TRENTON, N.J. — The Republican candidate for governor will tell a congressional subcommittee about white-collar crime settlements he approved as a federal prosecutor, including a deal potentially worth $52 million to his one-time boss, former U.S. Attorney General John Ashcroft.
Chris Christie is to testify before the House panel in Washington on Thursday, one of seven witnesses being called in an ongoing investigation into deferred prosecution agreements.
The deals allow companies accused of crimes to avoid trials by agreeing pay fines, change their practices and submit to federal oversight. Monitors are paid millions to oversee the deals.
The number of agreements ballooned during George W. Bush's presidency, but fell back last year following increased scrutiny about whether the deferrals provide a break to corporate wrongdoers.
Appearing before the House Judiciary Committee in May, U.S. Attorney General Eric Holder defended the use of deferrals in cases where taking a company to trial would unduly punish shareholders or employees. He said the deals are struck within Justice Department guidelines, and that he would investigate concerns over monitor selection and compensation.
As New Jersey's top federal prosecutor, Christie approved seven such deals, but put deferred prosecutions on the national radar with the one involving Ashcroft.
Ashcroft's consulting firm stood to make $28 million to $52 million or more for 18 months of work monitoring a hip and knee replacement manufacturer accused of giving kickbacks to doctors. The contract, paid by the accused, Zimmer Holdings Inc., allowed Ashcroft's firm to bill monthly fees and expenses of $1.5 million to $2.9 million or more, including a base of $750,000, according to documents provided to congressional investigators.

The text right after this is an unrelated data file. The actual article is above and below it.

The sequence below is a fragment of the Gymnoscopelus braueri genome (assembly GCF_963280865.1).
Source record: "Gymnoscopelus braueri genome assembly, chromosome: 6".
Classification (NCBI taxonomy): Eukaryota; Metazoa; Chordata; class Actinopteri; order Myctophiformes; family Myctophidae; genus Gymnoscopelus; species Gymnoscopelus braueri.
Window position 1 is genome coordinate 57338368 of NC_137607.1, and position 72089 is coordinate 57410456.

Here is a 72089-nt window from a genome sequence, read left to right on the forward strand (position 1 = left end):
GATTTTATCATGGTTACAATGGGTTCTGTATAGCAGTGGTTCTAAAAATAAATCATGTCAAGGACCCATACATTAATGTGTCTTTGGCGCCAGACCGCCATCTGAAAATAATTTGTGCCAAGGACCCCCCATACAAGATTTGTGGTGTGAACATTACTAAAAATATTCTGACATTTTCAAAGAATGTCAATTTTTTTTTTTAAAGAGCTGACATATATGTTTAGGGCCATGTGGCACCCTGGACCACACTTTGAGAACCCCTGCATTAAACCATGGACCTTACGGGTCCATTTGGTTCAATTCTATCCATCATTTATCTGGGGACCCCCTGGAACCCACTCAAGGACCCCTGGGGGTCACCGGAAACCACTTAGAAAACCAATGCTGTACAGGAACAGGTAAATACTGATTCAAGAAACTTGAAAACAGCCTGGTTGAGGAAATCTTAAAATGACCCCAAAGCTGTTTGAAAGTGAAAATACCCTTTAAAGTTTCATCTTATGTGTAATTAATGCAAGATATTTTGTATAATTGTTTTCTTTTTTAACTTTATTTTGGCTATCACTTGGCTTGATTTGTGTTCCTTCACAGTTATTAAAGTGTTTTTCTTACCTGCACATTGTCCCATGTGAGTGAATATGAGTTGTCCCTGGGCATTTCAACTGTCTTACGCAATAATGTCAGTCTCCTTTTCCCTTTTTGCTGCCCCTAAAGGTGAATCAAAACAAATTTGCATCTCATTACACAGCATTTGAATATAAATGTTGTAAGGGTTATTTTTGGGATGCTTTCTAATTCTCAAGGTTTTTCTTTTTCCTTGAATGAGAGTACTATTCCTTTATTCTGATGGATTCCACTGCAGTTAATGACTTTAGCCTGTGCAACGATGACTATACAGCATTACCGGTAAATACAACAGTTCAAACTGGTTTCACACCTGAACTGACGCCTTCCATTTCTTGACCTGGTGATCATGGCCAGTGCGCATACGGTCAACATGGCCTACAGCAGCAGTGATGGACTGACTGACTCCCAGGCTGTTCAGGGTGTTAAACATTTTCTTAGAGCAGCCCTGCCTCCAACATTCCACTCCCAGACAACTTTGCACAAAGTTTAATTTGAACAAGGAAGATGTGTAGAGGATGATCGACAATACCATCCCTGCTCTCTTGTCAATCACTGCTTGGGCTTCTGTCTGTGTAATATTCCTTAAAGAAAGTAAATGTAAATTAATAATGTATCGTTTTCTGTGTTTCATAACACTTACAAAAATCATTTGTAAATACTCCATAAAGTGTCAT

During a contentious Congressional hearing last year, Ashcroft denied there was anything improper about the deal. Christie also has denied any conflicts.
The day before the hearing, the Justice Department announced revised guidelines that require monitors to be chosen by a committee and approved by a senior official in Washington rather than by a U.S. attorney in the field.
Another Christie deal led to additional reform.
The department announced last year that out-of-court settlement defendants could not be required to donate to a random charity, school or hospital. The guideline was in response to a requirement from Christie's office that Bristol-Myers Squibb endow a chair in business ethics at Seton Hall Law School, Christie's alma mater, as part of a 2006 agreement to avoid prosecution.
Democrats have criticized deferred prosecutions for being secret and lacking accountability. Reps. Frank Pallone and Bill Pascrell of New Jersey and Steve Cohen of Tennessee introduced legislation in April that would require federal judges to approve monitoring contracts and disclose terms of the deals.
The issue has spilled into the New Jersey governor's race, where Christie leads Gov. Jon S. Corzine in early polls. Democrats have tried to use the agreements to tarnish Christie's reputation as a corruption-buster.